Feel free to resize the squares into smaller rectangles to make them easier to work with. Place one over the word against the right edge of the “e.” Rotate the second one to match the angle of the “h.” Once “the” is completely covered, weld the two squares together BEFORE you slice. Then select the welded squares and the sentiment and click on the Slice tool.
You’ll now have the word “the” as a separate piece! Don’t worry if it takes you a couple tries to get it. That’s where the Undo button comes in handy. Just click that a few times and try again.
Put It Together (Add, Curve, and Slice Text)
Follow the steps below to put it all together and make the Seas the Day layout!
First, insert a square on the canvas and resize it 11.375″.
Then insert a circle and resize it to 6″. This circle is just to help you place your text where you want it to slice from the square.
Insert the text by first clicking on Text in the Design panel. To find the You Are Here font, click Font and then search for “You Are Here” in the search box. Then click on the font to use it.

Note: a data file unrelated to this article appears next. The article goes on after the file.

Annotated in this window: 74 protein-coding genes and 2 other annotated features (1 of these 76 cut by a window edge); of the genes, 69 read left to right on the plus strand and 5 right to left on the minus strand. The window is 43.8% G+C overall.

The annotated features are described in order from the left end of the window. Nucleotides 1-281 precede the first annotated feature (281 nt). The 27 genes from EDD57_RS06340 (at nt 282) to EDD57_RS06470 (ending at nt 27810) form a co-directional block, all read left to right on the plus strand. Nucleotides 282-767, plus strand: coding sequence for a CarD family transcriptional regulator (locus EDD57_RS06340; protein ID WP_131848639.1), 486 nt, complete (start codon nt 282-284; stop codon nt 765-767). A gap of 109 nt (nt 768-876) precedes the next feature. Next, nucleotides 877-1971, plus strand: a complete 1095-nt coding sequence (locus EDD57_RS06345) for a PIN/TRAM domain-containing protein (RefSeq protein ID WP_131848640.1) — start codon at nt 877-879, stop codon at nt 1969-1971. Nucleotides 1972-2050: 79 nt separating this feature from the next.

In the text box, type your title. You can either do the complete title or you can use the pro tip we explained above. It’s up to you! Typing the complete title is definitely easier. Your page will just look a little different. If you go with the pro tip, you’ll want a text box for “SEAS” and then insert a second, separate text box for “DAY.”
Adjust the size of your text BEFORE you curve it. We used 1″ for our font, but you can feel free to make it whatever size you want.
Now use Curve in the Text Edit bar to curve your text as desired. For those of you using the pro tip, place the sliced “the” at the top of the circle. Then curve “SEAS” and “DAY.” Once all three words are placed how you like them, select them all together and group them. This will make it simpler to slice later on.
Once your text is placed and curved around the circle, you can delete the circle. You don’t need it.
Now it’s time to slice! Select your text and the 11.375″ square and click Slice at the bottom of the Layerspanel. Delete the extra sliced text.
Before cutting your project, insert any other additional shapes you want to use on your page. We choose to add shapes like the starfish and hibiscus, but you have many, many options from the You Are Here collection. It’s up to you!
Color your project pieces to make it easy to cut on the right color of paper or cardstock. Then select Make It in the top right corner and cut your project pieces.
Put your page together and embellish with a few sequins and sparkles!
These suggestions for using text in your Design Space projects are just the beginning. As you become more comfortable with these tools, the possibilities only continue to grow. Let us know in the comments if there are any other Design Space questions or topics you’d like to see on the blog.